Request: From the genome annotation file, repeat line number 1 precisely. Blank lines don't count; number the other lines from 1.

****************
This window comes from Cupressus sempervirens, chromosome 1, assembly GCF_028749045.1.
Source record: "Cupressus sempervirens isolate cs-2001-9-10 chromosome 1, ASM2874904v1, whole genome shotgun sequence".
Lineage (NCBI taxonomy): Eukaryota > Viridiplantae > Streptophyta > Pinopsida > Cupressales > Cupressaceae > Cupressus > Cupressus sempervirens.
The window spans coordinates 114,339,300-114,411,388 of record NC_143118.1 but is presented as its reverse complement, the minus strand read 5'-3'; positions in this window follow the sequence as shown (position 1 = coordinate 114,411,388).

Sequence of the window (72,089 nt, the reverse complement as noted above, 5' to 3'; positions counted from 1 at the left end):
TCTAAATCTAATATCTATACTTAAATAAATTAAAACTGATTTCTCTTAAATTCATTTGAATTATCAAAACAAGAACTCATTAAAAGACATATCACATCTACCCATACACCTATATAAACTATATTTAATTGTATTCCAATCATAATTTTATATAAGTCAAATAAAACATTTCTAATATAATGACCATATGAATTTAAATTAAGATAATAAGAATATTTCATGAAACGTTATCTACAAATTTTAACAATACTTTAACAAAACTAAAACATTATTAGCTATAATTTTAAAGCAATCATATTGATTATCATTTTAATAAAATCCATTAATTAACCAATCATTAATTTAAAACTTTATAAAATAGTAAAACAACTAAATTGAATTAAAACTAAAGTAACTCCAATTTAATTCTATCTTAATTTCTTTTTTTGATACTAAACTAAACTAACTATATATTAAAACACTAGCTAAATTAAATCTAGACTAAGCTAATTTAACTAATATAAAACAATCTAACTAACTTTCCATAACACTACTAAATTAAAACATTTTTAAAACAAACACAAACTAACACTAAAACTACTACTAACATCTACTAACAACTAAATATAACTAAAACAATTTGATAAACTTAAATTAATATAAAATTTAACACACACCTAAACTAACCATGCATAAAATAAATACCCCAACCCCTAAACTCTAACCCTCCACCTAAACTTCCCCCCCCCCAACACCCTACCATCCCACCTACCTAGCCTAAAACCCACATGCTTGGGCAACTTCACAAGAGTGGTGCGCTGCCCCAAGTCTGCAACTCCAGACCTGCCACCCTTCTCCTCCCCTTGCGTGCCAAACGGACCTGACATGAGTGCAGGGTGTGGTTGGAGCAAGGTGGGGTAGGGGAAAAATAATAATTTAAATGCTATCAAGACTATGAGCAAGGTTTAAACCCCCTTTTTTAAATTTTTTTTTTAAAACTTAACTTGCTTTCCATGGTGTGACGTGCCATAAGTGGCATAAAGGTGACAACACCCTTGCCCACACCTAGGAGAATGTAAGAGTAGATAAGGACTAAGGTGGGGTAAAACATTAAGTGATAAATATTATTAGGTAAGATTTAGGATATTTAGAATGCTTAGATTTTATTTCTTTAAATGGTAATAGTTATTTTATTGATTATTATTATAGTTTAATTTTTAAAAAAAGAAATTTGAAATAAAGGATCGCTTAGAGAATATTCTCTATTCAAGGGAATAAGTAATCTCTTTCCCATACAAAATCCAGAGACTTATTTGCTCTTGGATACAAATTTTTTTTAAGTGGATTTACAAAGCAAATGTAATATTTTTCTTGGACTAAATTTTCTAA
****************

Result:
This window comes from Cupressus sempervirens, chromosome 1, assembly GCF_028749045.1.